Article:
Music’s Healing Powers Go Beyond the Dance Floor

General Steward Health Care

Music—we listen to it, we dance to it, and we can even heal with it. Music has been a part of healing since the beginning of mankind and isn’t a new concept. But learning the extent that music heals a patient and unlocking the mechanisms responsible have remained a mystery.

Claudius Conrad, MD, PhD, FACS, is trying to solve this mystery. Dr. Conrad, an internationally-renowned Hepato-Pancreato-Biliary surgeon and chief of General Surgery and Surgical Oncology at Steward Health Care is also a classically trained pianist. Over the years, he and fellow colleagues have been conducting landmark research on music’s influence on a patient’s healing process, surgeon’s performance, team dynamics and other important aspects of health care.

“I was a pianist before becoming a surgeon and once I became a surgeon, I realized there wasn’t a lot of research on the healing powers of music,” says Dr. Conrad. “I know, for me, music has been so helpful, and I wanted to share this with patients. This led me to do more scientific studies.”

As part of the research study, classical music was played for intensive care patients. Through his research, Dr. Conrad discovered that music may exert healing and relaxing effects partly through a paradoxical stimulation of growth hormone and subsequent decrease of a chemical used for cell communication called Interleukin-6. Dr. Conrad also looked at the effects on relatives of patients, who he finds are rarely the focus of research to help them.

“We discovered that playing music, even for a few minutes, can lead patients to a short-term relaxation state and surprisingly improve their outlook on life in general,” he explains. “Music reduces stress speeding up the healing process, which results in an improved recovery rate.”

How Music Impact a Surgeon’s Performance

The second facet of Dr. Conrad’s research focused on the effects of music on a surgeon’s performance as well as the operating room’s team performance during a procedure.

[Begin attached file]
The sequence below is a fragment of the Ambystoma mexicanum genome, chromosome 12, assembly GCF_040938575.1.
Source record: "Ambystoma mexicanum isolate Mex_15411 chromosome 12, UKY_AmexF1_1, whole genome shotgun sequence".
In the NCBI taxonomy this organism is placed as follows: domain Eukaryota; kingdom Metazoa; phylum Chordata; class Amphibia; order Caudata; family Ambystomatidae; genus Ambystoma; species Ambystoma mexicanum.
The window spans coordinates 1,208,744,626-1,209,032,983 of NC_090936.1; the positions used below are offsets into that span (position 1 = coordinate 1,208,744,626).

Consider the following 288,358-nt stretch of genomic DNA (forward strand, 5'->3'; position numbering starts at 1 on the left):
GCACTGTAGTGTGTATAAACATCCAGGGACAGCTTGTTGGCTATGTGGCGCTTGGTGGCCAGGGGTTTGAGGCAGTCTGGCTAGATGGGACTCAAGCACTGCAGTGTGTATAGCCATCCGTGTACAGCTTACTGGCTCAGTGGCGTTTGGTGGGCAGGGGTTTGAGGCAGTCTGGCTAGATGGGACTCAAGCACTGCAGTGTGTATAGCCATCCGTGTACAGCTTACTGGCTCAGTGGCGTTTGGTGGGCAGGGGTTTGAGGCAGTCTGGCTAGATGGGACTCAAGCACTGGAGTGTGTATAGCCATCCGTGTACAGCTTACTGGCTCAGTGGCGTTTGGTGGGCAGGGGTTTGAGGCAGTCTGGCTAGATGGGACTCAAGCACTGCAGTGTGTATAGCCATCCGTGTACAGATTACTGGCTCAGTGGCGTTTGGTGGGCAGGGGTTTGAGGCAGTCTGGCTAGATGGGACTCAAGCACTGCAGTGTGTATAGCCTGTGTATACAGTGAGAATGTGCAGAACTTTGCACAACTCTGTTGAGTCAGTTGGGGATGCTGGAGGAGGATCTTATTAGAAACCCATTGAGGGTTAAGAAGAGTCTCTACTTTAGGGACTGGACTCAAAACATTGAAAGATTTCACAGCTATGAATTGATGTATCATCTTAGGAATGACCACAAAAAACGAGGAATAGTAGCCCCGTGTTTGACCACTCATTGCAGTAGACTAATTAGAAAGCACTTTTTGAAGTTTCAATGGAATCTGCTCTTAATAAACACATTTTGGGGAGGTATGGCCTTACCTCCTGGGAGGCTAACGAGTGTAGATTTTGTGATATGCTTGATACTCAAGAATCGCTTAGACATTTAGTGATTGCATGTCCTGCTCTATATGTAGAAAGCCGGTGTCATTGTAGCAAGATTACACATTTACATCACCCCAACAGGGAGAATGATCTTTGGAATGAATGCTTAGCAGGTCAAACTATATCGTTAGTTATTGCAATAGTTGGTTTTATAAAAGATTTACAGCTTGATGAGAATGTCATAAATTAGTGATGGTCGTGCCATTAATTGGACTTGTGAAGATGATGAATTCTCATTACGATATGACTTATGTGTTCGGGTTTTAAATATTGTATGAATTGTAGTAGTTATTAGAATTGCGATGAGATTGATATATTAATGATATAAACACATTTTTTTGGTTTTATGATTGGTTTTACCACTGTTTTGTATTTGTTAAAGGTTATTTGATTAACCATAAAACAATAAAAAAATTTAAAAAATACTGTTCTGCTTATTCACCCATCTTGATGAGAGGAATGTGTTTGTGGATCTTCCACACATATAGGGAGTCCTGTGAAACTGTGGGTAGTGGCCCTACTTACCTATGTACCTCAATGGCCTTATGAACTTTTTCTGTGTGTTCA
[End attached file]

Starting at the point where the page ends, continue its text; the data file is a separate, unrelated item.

“Being a surgeon helps me become a better pianist, and being a pianist helps me become a better surgeon,” says Dr. Conrad. “Science and art, precision and creativity, discipline and transcendence. In the end, both are about connection. I wanted to research this connection and what role it plays in the operating room.”

During the research study, surgeons were tested on speed and precision in a virtual reality simulator while exposed to the following conditions: silence, auditory stress (heavy metal music in one ear and German folk music in the other), mental stress and classical music.

“We found that classical music allowed surgeons to perform as well as in silence. However, classical music increased surgeons’ speed and accuracy when the procedure was repeatedly performed,” he says. “We also discovered the important music is in the life of a surgeon the more they were negatively affected by auditory stress. This has important safety implications for the OR environment.”

In addition, the research proved that playing selected classical music in the operating room was an optimal choice for the heterogeneous OR team comprised of surgeons, anesthesiologists, nurses, trainees and staff.

“We are continually finding new components in our research on music and medicine as there is still much more to uncover,” says Dr. Conrad. “What we have learned so far is, that music has healing powers for your body and your mind.”

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